Should you put your home improvements on a credit card?
A trip abroad deserves a specific travel credit card. It could help you avoid charges on withdrawals and purchases, or you could earn airline reward points before you jet off. Like with all credit cards, you should bear in mind the credit limit, interest rate and charges. That way you can spend more time enjoying the scenery and less time worrying about bills.
“I want to say ‘au revoir’ to costly hidden charges”
A major benefit of travel credit cards is that many, if not all, of the fees don’t apply for a set amount of time. You might also benefit from travel-related rewards and discounts, like air miles.
A credit card is also a safer alternative to carrying large amounts of cash while on holiday. However, the last thing you want is to pay mysterious fees whenever you take cash out or pay for a meal.
One fee you should look out for when using a credit card, especially abroad, is a non-sterling cash transaction fee. You might just need a little cash top-up to pay for a few drinks in a bar that doesn’t take cards. However, if you use the ATM you could incur a fee.
There’s also a non-sterling purchase fee. Let’s say you move down the street to a nicer bar that takes cards – there could still be a fee for spending in a foreign currency instead of sterling.
A retailer might give you the option of paying in sterling instead of the local currency...you’ll probably be charged a higher rate for the conversion.
To complicate things further, a retailer might give you the option of paying in sterling on your card instead of the local currency. This is called dynamic currency conversion. In one way it’s convenient because you can see on your bill exactly how much you’re about to spend, but bear in mind you’ll probably be charged a higher rate for the conversion.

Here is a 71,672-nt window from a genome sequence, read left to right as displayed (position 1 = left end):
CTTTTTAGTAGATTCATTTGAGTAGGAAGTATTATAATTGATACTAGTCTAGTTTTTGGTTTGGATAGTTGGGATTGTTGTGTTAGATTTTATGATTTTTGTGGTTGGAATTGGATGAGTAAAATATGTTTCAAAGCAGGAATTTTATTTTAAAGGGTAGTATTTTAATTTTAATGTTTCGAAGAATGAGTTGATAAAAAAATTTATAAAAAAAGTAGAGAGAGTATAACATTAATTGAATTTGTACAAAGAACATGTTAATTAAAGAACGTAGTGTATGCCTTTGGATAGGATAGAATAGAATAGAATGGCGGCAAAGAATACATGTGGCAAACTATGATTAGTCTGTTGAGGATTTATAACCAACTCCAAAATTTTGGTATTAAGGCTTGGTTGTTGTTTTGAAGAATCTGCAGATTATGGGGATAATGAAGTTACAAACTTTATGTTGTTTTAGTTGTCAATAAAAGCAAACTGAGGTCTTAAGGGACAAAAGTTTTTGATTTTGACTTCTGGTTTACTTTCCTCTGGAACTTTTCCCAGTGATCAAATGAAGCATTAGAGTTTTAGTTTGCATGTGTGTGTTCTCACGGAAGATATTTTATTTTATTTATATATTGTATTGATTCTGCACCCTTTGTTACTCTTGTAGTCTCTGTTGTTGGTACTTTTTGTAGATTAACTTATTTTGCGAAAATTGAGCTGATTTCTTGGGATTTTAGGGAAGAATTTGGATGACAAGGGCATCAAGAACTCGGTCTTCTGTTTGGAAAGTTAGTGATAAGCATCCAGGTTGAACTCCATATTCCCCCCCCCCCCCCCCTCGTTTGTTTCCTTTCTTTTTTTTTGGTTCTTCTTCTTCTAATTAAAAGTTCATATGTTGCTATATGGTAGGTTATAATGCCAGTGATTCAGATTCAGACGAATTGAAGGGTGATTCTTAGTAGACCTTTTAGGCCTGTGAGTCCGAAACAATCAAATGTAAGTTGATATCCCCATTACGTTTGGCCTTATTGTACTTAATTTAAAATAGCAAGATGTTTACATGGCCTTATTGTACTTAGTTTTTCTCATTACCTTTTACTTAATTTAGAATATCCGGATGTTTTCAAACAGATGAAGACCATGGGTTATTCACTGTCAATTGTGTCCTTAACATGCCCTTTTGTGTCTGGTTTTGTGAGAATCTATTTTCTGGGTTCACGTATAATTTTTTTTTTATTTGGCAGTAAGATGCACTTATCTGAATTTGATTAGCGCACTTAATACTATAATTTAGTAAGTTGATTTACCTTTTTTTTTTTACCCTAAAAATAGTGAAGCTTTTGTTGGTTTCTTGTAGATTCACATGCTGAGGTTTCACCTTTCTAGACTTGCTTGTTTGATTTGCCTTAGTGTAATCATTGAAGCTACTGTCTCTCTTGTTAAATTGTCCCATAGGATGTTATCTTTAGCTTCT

It’s better to use a currency conversion app to understand how much you’re paying and avoid the charge by checking the bill before tapping to pay or entering your PIN. Then pay in the local currency if your card has no fees for non-sterling transactions.
If you decide to use the ATM anyway and accept the charges mentioned above, don’t forget that as soon as you make a cash withdrawal, you could be charged interest on it until you pay off your balance.
To put these fees into perspective, using the wrong sort of credit card abroad could go like this...
You take out £100 at a cash machine. You could be charged £3 extra for foreign usage, a £3 cash withdrawal fee, and £2 interest before you pay off the bill. That’s £8 just for taking out a bit of cash.
Multiply this a few times across a week-long trip and it’s easy to see how foreign transaction costs add up. If you use the right card, however, that money could pay for an extra meal or family activity.
“I plan to pay off the balance as soon as I get home”
You return home with a lovely tan, a few quirky souvenirs, and some spending on your credit card. Do you think you’ll have enough spare money to pay off the balance in full now that you’re back? If you can’t pay it all off right away, focus on clearing it as soon as possible and within the interest-free period, if you have one.
As with all credit cards, it pays to be aware of how much borrowing using a travel credit card will cost you in total. If your repayments are too small, the interest will quickly wipe out any savings you made while abroad. One way to make sure you don’t miss a payment while you’re away is to set-up Direct Debits or standing orders to automatically pay bills. When it’s affordable, this can be a good idea whether you’re at home or on holiday.
“I want to keep my money safe when I travel”
Any transaction you make with a credit card, including a travel card, between £100 and £30,000 could be protected by Section 75. The protection is there whether you’re abroad or in the UK - conditions apply.
That means you can claim money back from your credit provider if your travel company or supplier goes under. This could be especially useful if you plan to make big purchases on your credit card, such as flights or hotel rooms, as you might not have the same protection if you pay by debit or cash.
It’s a good idea to let your bank know about your travel plans before you set off and give them your contact details, otherwise they might suspect overseas purchases are unauthorised and freeze your card. That’s not what you want when you’re moments away from hiring a banana boat or paying for a bungee jump.
If you’d prefer to not pay on credit, you could opt for a prepaid card. You can only spend as much as you load onto it and it can be preloaded with multiple currencies if you’re visiting several countries in one trip. When you withdraw money, watch out for top-up or ATM fees.